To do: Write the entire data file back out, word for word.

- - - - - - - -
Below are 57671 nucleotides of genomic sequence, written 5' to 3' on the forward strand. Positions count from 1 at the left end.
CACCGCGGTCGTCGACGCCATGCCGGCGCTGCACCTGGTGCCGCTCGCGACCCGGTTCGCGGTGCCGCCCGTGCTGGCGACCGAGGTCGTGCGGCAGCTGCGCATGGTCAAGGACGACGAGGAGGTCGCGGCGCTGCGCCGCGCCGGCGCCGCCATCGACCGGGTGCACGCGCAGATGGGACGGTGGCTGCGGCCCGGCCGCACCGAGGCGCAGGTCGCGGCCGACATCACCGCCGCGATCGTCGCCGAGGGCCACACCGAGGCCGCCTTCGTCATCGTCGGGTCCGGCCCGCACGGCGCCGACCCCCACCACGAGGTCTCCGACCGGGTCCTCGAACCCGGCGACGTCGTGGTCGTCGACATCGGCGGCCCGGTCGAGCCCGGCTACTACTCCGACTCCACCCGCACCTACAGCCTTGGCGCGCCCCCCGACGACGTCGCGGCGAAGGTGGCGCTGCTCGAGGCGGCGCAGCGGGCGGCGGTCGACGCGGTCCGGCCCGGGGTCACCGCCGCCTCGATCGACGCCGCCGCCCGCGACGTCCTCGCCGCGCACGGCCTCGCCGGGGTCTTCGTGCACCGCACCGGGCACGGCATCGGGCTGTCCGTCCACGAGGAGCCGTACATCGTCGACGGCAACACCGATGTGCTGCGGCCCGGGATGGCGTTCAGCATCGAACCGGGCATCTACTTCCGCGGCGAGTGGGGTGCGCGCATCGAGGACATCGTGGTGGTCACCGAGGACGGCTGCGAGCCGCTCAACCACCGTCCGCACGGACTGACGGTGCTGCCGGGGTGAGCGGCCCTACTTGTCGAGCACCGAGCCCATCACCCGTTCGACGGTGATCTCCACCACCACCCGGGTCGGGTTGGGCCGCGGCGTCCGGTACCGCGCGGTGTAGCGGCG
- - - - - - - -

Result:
Below are 57671 nucleotides of genomic sequence, written 5' to 3' on the forward strand. Positions count from 1 at the left end.
CACCGCGGTCGTCGACGCCATGCCGGCGCTGCACCTGGTGCCGCTCGCGACCCGGTTCGCGGTGCCGCCCGTGCTGGCGACCGAGGTCGTGCGGCAGCTGCGCATGGTCAAGGACGACGAGGAGGTCGCGGCGCTGCGCCGCGCCGGCGCCGCCATCGACCGGGTGCACGCGCAGATGGGACGGTGGCTGCGGCCCGGCCGCACCGAGGCGCAGGTCGCGGCCGACATCACCGCCGCGATCGTCGCCGAGGGCCACACCGAGGCCGCCTTCGTCATCGTCGGGTCCGGCCCGCACGGCGCCGACCCCCACCACGAGGTCTCCGACCGGGTCCTCGAACCCGGCGACGTCGTGGTCGTCGACATCGGCGGCCCGGTCGAGCCCGGCTACTACTCCGACTCCACCCGCACCTACAGCCTTGGCGCGCCCCCCGACGACGTCGCGGCGAAGGTGGCGCTGCTCGAGGCGGCGCAGCGGGCGGCGGTCGACGCGGTCCGGCCCGGGGTCACCGCCGCCTCGATCGACGCCGCCGCCCGCGACGTCCTCGCCGCGCACGGCCTCGCCGGGGTCTTCGTGCACCGCACCGGGCACGGCATCGGGCTGTCCGTCCACGAGGAGCCGTACATCGTCGACGGCAACACCGATGTGCTGCGGCCCGGGATGGCGTTCAGCATCGAACCGGGCATCTACTTCCGCGGCGAGTGGGGTGCGCGCATCGAGGACATCGTGGTGGTCACCGAGGACGGCTGCGAGCCGCTCAACCACCGTCCGCACGGACTGACGGTGCTGCCGGGGTGAGCGGCCCTACTTGTCGAGCACCGAGCCCATCACCCGTTCGACGGTGATCTCCACCACCACCCGGGTCGGGTTGGGCCGCGGCGTCCGGTACCGCGCGGTGTAGCGGCG